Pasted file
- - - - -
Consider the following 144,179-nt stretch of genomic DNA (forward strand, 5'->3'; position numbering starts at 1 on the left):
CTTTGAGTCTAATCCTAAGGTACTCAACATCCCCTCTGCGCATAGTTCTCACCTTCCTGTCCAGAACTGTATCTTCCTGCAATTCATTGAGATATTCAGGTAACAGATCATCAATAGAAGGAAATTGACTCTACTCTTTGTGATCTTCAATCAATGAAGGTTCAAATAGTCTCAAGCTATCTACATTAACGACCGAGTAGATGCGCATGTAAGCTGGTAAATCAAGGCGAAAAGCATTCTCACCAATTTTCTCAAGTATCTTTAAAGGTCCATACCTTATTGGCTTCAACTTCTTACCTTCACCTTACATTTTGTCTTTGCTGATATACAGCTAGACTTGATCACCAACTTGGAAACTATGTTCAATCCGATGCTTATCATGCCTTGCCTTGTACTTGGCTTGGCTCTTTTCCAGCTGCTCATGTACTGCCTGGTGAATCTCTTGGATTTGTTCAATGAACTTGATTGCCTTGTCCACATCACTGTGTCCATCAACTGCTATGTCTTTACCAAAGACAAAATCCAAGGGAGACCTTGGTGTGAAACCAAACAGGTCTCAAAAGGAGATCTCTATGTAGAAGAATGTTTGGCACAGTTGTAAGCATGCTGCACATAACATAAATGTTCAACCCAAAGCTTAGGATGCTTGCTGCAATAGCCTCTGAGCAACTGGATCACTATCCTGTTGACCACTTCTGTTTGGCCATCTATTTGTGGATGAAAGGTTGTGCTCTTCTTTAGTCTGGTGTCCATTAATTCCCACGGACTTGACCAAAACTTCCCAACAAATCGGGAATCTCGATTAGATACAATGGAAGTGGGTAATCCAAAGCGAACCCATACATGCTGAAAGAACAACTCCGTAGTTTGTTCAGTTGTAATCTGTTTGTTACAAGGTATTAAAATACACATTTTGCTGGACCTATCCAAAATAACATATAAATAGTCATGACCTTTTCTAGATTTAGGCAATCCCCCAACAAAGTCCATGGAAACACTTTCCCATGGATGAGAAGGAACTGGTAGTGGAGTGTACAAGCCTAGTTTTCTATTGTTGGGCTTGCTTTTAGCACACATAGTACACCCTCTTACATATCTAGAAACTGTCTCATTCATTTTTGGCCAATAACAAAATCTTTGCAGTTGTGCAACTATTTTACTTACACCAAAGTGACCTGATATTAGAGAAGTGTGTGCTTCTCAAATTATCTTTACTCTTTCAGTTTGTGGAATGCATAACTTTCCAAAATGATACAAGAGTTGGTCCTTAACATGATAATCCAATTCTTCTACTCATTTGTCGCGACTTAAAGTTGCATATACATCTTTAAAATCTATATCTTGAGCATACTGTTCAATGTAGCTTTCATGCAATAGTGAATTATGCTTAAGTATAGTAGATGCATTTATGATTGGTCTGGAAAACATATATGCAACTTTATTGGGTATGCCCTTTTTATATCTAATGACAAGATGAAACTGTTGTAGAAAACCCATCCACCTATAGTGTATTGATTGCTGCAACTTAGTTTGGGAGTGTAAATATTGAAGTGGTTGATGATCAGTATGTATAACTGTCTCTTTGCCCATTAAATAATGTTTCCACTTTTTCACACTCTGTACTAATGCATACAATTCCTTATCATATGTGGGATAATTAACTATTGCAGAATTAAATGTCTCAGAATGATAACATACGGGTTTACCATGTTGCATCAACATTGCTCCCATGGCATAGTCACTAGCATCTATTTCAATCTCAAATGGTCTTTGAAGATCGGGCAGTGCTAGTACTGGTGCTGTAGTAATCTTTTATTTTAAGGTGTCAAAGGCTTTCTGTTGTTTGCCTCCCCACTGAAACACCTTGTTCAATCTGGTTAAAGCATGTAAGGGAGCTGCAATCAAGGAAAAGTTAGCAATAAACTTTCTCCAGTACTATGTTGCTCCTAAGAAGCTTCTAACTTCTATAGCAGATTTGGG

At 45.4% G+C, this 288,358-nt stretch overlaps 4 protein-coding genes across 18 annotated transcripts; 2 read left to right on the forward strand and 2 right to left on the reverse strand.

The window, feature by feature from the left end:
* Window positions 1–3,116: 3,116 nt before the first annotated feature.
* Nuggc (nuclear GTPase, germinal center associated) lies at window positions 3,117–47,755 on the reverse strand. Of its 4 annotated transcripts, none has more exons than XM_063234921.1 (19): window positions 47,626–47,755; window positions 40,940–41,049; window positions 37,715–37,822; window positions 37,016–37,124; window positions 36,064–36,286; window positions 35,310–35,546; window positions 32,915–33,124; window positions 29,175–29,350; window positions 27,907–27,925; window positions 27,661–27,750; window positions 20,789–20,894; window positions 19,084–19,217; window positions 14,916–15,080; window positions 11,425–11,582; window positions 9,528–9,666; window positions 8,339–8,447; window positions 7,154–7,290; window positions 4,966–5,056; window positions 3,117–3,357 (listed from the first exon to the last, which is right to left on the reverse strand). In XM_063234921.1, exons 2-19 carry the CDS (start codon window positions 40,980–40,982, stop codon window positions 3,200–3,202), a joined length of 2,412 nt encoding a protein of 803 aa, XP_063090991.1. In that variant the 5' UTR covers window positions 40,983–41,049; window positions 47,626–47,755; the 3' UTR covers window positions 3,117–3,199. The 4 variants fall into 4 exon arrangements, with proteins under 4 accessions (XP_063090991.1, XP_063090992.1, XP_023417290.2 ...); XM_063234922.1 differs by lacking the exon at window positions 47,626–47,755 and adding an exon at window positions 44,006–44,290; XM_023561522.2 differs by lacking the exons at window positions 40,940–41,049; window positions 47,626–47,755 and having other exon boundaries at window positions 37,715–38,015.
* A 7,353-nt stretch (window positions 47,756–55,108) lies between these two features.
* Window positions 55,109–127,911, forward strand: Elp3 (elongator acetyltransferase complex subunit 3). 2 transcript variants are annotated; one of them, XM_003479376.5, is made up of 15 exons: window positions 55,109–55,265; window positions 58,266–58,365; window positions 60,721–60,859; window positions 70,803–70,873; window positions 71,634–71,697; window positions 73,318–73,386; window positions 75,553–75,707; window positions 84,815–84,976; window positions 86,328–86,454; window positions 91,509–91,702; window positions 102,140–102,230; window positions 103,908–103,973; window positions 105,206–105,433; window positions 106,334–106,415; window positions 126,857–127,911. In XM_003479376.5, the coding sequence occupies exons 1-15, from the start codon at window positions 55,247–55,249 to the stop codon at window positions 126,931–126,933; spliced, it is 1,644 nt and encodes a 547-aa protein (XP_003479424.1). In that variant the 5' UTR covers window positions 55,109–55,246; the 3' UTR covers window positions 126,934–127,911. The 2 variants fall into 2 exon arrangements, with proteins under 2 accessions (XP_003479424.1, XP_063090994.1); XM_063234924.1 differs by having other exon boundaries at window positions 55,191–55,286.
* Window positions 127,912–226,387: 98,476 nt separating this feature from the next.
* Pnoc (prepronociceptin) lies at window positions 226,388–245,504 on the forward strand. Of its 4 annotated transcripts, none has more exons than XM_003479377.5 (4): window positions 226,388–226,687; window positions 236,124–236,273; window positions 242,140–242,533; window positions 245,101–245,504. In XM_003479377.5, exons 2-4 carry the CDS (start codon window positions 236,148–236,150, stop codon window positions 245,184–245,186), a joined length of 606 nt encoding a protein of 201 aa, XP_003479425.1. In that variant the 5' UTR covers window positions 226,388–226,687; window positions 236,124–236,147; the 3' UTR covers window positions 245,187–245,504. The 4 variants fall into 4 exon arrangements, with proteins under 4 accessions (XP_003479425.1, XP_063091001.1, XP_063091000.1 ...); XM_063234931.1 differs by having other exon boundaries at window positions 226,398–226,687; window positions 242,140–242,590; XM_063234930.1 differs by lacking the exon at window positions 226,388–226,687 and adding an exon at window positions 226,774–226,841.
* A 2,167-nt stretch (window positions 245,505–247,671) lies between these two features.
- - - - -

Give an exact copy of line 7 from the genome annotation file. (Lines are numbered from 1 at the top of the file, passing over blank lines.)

* A 7,353-nt stretch (window positions 47,756–55,108) lies between these two features.